The amendment that would have been

“We’re grateful to the Mississippi congressional delegation for holding together and voting against the Kind Amendment,” says, Chip Morgan, executive director of Delta Council in Stoneville, Miss.

However, he says, “It troubles us that there was a less than 30-vote difference in the voting. It also troubles us that some of the organizations that classify themselves as conservation organizations would fight against farmers and farm income.”

The amendment, written by Rep. Ron Kind, D-Wis., would have paid farmers to idle environmentally sensitive land and would have expanded the land eligible for the Conservation Reserve Program from 34 million acres to 45 million acres. It would have also provided as much as $500 million annually to farmers near urban areas that pledge not to sell land to developers.

All total, the Kind amendment’s “working land stewardship” plan would spend a total of $3 billion a year, or $30 billion over the life of the 10-year farm bill on land, water and wildlife conservation.

The effort to reduce the level of farm support in the House Agriculture Committee’s proposed farm bill in favor of spending for conservation programs was rejected by a 226 to 200 vote.

Morgan says the close vote concerns Delta Council since Congress will likely still be debating a farm bill in 2002. There is also the likelihood that the Kind amendment, or a similar amendment, may later find its way back into the farm bill debate.

“It concerns us that vote against the Kind amendment was far too close to have the importance it does to a segment of the economy that is on its knees financially,” he says. “A developed and profitable agriculture is the best conservation program possible. If you look at the under-developed nations with their underdeveloped agricultural industries what you will most exclusively find is that conservation is a non-entity.”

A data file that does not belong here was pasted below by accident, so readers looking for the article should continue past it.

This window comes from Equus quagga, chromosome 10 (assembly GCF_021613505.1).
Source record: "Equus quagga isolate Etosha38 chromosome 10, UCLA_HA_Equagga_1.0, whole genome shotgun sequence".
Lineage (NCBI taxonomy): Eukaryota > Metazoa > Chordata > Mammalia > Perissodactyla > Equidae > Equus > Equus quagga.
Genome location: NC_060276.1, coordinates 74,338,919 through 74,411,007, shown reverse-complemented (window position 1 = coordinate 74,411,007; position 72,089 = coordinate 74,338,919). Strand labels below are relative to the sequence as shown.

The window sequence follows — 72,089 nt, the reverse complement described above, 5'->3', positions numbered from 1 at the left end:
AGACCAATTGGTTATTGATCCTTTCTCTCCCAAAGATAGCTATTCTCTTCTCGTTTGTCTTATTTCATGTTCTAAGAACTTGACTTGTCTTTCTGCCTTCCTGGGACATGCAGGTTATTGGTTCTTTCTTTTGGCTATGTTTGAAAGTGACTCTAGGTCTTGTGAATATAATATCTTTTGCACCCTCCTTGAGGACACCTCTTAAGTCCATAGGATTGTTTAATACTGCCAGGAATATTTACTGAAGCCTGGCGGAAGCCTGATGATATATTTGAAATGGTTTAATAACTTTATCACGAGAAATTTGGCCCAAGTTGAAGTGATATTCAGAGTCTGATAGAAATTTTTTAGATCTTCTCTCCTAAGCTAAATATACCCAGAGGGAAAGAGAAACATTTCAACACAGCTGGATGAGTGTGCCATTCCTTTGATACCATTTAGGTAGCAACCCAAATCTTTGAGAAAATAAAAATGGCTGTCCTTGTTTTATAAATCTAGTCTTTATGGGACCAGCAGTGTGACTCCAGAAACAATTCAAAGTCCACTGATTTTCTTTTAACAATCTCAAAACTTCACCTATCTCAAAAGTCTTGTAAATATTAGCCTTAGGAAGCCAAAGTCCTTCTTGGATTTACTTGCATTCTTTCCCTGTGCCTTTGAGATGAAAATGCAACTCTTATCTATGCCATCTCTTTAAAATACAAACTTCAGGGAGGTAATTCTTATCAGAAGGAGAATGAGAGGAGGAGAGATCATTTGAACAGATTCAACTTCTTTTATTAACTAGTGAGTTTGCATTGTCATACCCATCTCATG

Many farm organization leaders expect any even stronger push for conservation measures when the Senate Agriculture Committee begins drafting its farm bill.

“If we debate a farm bill in the Senate this year, we’ve clearly got our work cut out for us,” said Delta Council’s Morgan. “These groups that have been characterized as conservation organizations will certainly be coming to the Senate to fight for the very same things they supported in the Kind Amendment brought before the House.”

Although grassroots organizations like Delta Council and the Farm Bureau Federation are in favor of increasing funding for some conservation programs they urged their membership to voice their objections to the Kind amendment.

On the flip side of the coin, groups that also boast large farm memberships, including Ducks Unlimited and the National Wildlife Federation, have been busy lobbying Congress in favor of the Kind Amendment. Both groups are on the record in favor of shifting government funding from commodity programs to the Wetlands Reserve Program and the Conservation Reserve Program.

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